In part 3 of Basses, Planes, Trains, and Automobiles, we discussed all of the hassles that go into the modern double bass-laden air travel experience. While flying with a bass has never exactly been a joy, each passing year makes it more and more of a not fun experience.
This tale of mine happened during a particularly bad day of pre-9/11 travel, at the tail end of an unsuccessful audition (the perfect time for the following events to occur). While this story may seem extreme to non-bassists, it is simply par for the course for most air travel-hardened bassists.
Most of my colleagues have a story remarkably similar to this. If you’re one of the lucky few bass layers who have escaped the airline industry unscathed, just keep flying—you’ll soon have your own tale of woe!
I knew something was wrong as I stood in the baggage claim area of Chicago’s Midway Airport (the one with the cheapo flights that most poor music students take to auditions). I had just returned from an unsuccessful Seattle Symphony audition, my weathered ATA “vacation pass” (that’s what ATA called their boarding passes a few years ago), covered in drawings of palm trees, stuffed into my pocket.
I was waiting at the oversize baggage area for ATA, just as I always did every time I flew with a bass. This was at the tail end of an era in which I flew pretty regularly with a bass, whether going to festivals, auditions, or even home for vacation. Although I hated flying, I had definitely become a pro at maneuvering a bass around an airport, and one of the things I had learned was that basses always came out of a side door being pushed by a baggage dude.
No one would be silly enough to feed a bass trunk through the regular baggage chute. After all, the thing was huge and weighed a ton. Putting it though a narrow baggage chute , up on the conveyor belt and down onto the slanted metal carousel that Midway uses for its baggage would be, well……….crazy.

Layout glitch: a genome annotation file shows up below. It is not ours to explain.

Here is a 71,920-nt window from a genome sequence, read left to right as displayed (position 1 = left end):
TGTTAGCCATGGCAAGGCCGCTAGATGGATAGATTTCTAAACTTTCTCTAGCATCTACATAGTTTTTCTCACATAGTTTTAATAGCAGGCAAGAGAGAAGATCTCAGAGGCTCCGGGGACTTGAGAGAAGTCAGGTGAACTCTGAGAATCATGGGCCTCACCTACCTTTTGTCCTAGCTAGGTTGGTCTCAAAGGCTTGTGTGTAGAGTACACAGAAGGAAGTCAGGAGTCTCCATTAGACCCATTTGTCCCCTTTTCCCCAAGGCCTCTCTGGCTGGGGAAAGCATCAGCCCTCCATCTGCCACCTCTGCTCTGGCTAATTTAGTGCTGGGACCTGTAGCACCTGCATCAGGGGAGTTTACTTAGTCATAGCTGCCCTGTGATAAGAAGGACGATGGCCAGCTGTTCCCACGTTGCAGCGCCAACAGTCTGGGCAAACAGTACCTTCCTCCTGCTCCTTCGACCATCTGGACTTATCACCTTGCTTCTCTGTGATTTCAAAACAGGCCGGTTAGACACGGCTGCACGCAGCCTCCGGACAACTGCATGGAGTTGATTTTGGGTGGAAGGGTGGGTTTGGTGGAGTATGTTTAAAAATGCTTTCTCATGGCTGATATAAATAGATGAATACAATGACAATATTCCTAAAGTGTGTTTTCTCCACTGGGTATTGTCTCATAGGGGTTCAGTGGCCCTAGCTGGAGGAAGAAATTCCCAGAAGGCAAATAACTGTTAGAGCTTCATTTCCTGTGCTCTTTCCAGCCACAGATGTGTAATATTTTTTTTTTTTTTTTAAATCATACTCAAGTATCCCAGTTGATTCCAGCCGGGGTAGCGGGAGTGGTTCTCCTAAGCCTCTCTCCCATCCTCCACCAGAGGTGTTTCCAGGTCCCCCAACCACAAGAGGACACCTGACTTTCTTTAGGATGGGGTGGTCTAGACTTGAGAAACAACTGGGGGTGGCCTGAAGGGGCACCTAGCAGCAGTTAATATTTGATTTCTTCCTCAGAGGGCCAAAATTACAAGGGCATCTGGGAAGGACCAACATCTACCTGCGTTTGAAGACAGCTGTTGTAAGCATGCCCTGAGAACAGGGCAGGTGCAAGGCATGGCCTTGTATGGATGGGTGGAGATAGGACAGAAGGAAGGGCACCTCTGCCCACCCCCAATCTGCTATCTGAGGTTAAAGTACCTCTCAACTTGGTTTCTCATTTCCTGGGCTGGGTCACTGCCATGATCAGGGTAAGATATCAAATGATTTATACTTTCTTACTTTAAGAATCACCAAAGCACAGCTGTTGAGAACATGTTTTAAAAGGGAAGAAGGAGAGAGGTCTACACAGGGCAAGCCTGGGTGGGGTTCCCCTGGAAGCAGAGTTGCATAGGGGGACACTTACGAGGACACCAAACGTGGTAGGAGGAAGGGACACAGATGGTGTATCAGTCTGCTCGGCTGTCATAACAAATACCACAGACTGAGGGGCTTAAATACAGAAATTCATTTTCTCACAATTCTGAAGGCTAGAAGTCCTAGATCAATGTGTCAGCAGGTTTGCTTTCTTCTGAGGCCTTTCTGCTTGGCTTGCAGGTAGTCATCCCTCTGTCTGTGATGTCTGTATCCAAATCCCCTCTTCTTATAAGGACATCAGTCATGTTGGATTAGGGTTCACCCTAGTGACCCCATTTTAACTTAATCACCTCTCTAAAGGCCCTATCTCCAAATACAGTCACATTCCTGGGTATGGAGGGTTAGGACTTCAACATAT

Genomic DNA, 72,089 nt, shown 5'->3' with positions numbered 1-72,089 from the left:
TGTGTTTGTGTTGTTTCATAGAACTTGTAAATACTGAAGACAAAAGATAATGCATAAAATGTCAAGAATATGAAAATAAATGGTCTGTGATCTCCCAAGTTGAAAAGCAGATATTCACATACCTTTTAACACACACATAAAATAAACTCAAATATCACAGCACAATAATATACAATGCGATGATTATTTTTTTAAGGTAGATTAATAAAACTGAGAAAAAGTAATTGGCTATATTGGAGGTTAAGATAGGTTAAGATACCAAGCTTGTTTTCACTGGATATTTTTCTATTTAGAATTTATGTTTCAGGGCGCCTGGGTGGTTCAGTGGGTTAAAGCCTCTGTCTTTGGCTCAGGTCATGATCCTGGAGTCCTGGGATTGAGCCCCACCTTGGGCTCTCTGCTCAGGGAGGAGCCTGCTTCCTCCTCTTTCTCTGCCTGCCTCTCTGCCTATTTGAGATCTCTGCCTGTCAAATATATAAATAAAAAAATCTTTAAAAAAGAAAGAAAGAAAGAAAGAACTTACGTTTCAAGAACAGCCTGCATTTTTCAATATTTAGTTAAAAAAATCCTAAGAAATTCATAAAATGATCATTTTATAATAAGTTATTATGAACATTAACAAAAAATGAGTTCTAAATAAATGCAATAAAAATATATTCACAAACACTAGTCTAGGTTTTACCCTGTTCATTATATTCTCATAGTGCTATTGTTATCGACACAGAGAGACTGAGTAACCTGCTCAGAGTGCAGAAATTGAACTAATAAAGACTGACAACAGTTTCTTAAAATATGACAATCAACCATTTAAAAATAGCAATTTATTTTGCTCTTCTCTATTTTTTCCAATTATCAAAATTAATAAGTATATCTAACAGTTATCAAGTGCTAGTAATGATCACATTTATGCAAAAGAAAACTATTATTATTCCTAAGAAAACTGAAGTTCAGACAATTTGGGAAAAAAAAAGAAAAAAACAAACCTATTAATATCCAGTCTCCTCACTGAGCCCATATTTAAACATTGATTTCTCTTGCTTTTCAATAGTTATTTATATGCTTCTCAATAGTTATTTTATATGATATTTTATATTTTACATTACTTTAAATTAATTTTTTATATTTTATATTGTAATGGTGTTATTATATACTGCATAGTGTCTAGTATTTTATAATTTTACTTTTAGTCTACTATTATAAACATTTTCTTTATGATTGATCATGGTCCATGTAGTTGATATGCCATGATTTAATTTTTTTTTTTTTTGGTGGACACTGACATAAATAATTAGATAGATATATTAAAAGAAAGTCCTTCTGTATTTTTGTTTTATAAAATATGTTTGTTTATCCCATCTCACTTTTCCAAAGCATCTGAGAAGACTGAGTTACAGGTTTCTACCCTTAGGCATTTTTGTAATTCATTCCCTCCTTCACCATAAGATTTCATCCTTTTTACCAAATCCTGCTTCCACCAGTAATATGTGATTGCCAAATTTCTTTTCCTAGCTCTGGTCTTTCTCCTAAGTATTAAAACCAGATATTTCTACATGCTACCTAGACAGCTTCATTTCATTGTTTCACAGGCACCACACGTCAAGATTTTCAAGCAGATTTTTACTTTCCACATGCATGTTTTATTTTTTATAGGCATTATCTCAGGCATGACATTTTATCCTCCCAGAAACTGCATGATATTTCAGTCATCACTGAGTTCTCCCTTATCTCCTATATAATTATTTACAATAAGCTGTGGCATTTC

I learned a valuable lesson about ATA baggage handlers that day. They’re crazy!
As I stood patiently next to the oversize baggage door, waiting for the flashing light and the accompanying baggage dude pushing my bass case, I heard a commotion over at the regular baggage carousel.
I looked over.
To my horror, a long white neck was emerging from the baggage conveyer belt. Like the Titanic in reverse, I saw my precious bass, bridge side down (!) and neck first, ascending the narrow ramp, approaching the precipitous drop-off down onto the rotating metal carousel.
Does anyone out there remember that game ‘Cliff Hangers’ from The Price is Right? The one with the little mountain climber who got closer…closer….closer to the edge until (BAM!) he fell to the ground? That’s what my bass looked like.
Another stereotypical image from T.V.—picture a wine glass on a tray tipping over at a busy party. The host notices it and….slow motion…makes a dive for it….the glass nears the floor…its liquid spilling out, ready to stain…the look of horror on the host’s face as he dives for it…
Now plaster my face over the host’s face and replace that wine glass with my bass. I remember turning and making a helpless dash toward that metal carousel.
The bass neck rose out of the depths of the baggage chute like some great white beast, rising higher and higher until the bridge finally cleared the lip of the belt.
The case actually got air as it toppled off of the conveyor belt, striking the metal carousel as surprised baggage picker-uppers scattered to get out of the way. It landed on the ground with a resounding crash at an impossible angle, rolled a half-turn, and came to rest on the ground.
Everything became eerily quiet to me as I blocked out all ambient airport noise, approaching my case with dread. I pulled out my Allen wrench (this was back in the days when one could carry things like Allen wrenches on a plane without a second glance) and began to undo the closers. I pulled the bass (zipped up in its soft case) out of the trunk and began to unzip it and have a look.
My neck block was totally shattered, the fingerboard against the belly of the bass, wood splinters everywhere. The photo below is an actual photo of my bass after this accident, taken in the repair shop where I had the work done.
And I had an audition two days later.
I marched over to the ATA customer service desk and proceeded to have a very unhelpful encounter with the employees there, resulting in me filling out a bunch of forms.
Six months later, I got a $100 voucher…for my next flight with ATA! As if.
It took four months and cost over $5000 for this to get repaired. All par for the course in the life of a traveling bassist.
Again, although this was an ultra-annoying and costly experience for me, I am sure that the majority of bass players who check in on the blog here have stories that easily top this. Feel free to chime in with your own experiences, and we can all share in our airline misery together.
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